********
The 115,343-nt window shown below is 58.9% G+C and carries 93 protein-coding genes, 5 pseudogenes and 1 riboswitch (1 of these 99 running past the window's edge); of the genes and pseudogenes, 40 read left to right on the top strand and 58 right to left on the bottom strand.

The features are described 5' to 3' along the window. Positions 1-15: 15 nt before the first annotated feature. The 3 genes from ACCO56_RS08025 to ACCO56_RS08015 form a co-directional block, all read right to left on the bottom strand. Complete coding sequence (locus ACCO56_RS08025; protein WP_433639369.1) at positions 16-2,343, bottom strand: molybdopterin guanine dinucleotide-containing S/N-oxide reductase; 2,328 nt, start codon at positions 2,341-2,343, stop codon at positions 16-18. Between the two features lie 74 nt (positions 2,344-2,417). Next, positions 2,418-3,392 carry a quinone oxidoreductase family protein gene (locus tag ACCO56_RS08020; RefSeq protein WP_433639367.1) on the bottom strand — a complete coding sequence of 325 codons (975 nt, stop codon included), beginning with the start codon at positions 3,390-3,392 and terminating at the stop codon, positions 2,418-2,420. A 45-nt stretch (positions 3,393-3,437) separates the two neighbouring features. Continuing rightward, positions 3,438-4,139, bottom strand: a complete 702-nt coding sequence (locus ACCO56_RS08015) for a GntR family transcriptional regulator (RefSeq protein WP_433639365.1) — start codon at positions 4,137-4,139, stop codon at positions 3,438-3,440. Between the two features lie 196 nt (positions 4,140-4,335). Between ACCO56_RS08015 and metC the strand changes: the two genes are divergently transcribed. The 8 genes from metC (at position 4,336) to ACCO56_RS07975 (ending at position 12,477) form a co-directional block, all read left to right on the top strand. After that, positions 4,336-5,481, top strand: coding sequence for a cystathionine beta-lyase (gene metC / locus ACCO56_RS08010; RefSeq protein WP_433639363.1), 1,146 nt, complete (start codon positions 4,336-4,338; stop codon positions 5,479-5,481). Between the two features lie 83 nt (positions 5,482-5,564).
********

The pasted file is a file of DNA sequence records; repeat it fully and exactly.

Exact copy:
The 115,343-nt window shown below is 58.9% G+C and carries 93 protein-coding genes, 5 pseudogenes and 1 riboswitch (1 of these 99 running past the window's edge); of the genes and pseudogenes, 40 read left to right on the top strand and 58 right to left on the bottom strand.

The features are described 5' to 3' along the window. Positions 1-15: 15 nt before the first annotated feature. The 3 genes from ACCO56_RS08025 to ACCO56_RS08015 form a co-directional block, all read right to left on the bottom strand. Complete coding sequence (locus ACCO56_RS08025; protein WP_433639369.1) at positions 16-2,343, bottom strand: molybdopterin guanine dinucleotide-containing S/N-oxide reductase; 2,328 nt, start codon at positions 2,341-2,343, stop codon at positions 16-18. Between the two features lie 74 nt (positions 2,344-2,417). Next, positions 2,418-3,392 carry a quinone oxidoreductase family protein gene (locus tag ACCO56_RS08020; RefSeq protein WP_433639367.1) on the bottom strand — a complete coding sequence of 325 codons (975 nt, stop codon included), beginning with the start codon at positions 3,390-3,392 and terminating at the stop codon, positions 2,418-2,420. A 45-nt stretch (positions 3,393-3,437) separates the two neighbouring features. Continuing rightward, positions 3,438-4,139, bottom strand: a complete 702-nt coding sequence (locus ACCO56_RS08015) for a GntR family transcriptional regulator (RefSeq protein WP_433639365.1) — start codon at positions 4,137-4,139, stop codon at positions 3,438-3,440. Between the two features lie 196 nt (positions 4,140-4,335). Between ACCO56_RS08015 and metC the strand changes: the two genes are divergently transcribed. The 8 genes from metC (at position 4,336) to ACCO56_RS07975 (ending at position 12,477) form a co-directional block, all read left to right on the top strand. After that, positions 4,336-5,481, top strand: coding sequence for a cystathionine beta-lyase (gene metC / locus ACCO56_RS08010; RefSeq protein WP_433639363.1), 1,146 nt, complete (start codon positions 4,336-4,338; stop codon positions 5,479-5,481). Between the two features lie 83 nt (positions 5,482-5,564).